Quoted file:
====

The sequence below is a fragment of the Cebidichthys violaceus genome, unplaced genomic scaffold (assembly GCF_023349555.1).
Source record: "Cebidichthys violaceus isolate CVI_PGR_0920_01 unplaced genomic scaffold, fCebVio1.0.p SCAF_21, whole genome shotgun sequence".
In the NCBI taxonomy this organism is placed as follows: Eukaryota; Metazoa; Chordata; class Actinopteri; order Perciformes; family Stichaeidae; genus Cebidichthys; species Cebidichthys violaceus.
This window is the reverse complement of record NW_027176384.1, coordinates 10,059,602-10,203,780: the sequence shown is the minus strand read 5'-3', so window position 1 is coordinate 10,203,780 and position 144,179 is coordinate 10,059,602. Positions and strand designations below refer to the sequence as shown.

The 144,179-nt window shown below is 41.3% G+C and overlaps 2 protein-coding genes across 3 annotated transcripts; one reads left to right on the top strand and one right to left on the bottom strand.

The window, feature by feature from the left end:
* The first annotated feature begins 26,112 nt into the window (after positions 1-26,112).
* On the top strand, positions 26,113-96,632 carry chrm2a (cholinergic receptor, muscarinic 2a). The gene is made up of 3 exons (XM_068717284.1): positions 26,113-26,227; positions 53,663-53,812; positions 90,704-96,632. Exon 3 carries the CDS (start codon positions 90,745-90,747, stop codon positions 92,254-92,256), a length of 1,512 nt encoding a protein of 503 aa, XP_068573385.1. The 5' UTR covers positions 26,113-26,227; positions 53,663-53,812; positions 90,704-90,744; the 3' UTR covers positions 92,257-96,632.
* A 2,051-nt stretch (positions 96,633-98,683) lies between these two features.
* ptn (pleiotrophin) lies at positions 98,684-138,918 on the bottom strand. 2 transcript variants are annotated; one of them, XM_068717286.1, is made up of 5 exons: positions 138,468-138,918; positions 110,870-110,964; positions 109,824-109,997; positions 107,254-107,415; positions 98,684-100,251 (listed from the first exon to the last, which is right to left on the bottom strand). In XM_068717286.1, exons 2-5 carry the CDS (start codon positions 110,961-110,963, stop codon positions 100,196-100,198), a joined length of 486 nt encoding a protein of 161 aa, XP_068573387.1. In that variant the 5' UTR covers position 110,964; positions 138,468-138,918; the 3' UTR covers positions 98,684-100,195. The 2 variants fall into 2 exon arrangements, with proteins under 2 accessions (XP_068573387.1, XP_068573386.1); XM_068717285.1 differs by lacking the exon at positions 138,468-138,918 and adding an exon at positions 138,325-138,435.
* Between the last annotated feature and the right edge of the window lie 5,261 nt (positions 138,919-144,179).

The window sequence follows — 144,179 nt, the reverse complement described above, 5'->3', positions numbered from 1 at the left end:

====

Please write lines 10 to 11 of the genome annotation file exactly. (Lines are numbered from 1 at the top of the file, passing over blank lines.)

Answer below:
* ptn (pleiotrophin) lies at positions 98,684-138,918 on the bottom strand. 2 transcript variants are annotated; one of them, XM_068717286.1, is made up of 5 exons: positions 138,468-138,918; positions 110,870-110,964; positions 109,824-109,997; positions 107,254-107,415; positions 98,684-100,251 (listed from the first exon to the last, which is right to left on the bottom strand). In XM_068717286.1, exons 2-5 carry the CDS (start codon positions 110,961-110,963, stop codon positions 100,196-100,198), a joined length of 486 nt encoding a protein of 161 aa, XP_068573387.1. In that variant the 5' UTR covers position 110,964; positions 138,468-138,918; the 3' UTR covers positions 98,684-100,195. The 2 variants fall into 2 exon arrangements, with proteins under 2 accessions (XP_068573387.1, XP_068573386.1); XM_068717285.1 differs by lacking the exon at positions 138,468-138,918 and adding an exon at positions 138,325-138,435.
* Between the last annotated feature and the right edge of the window lie 5,261 nt (positions 138,919-144,179).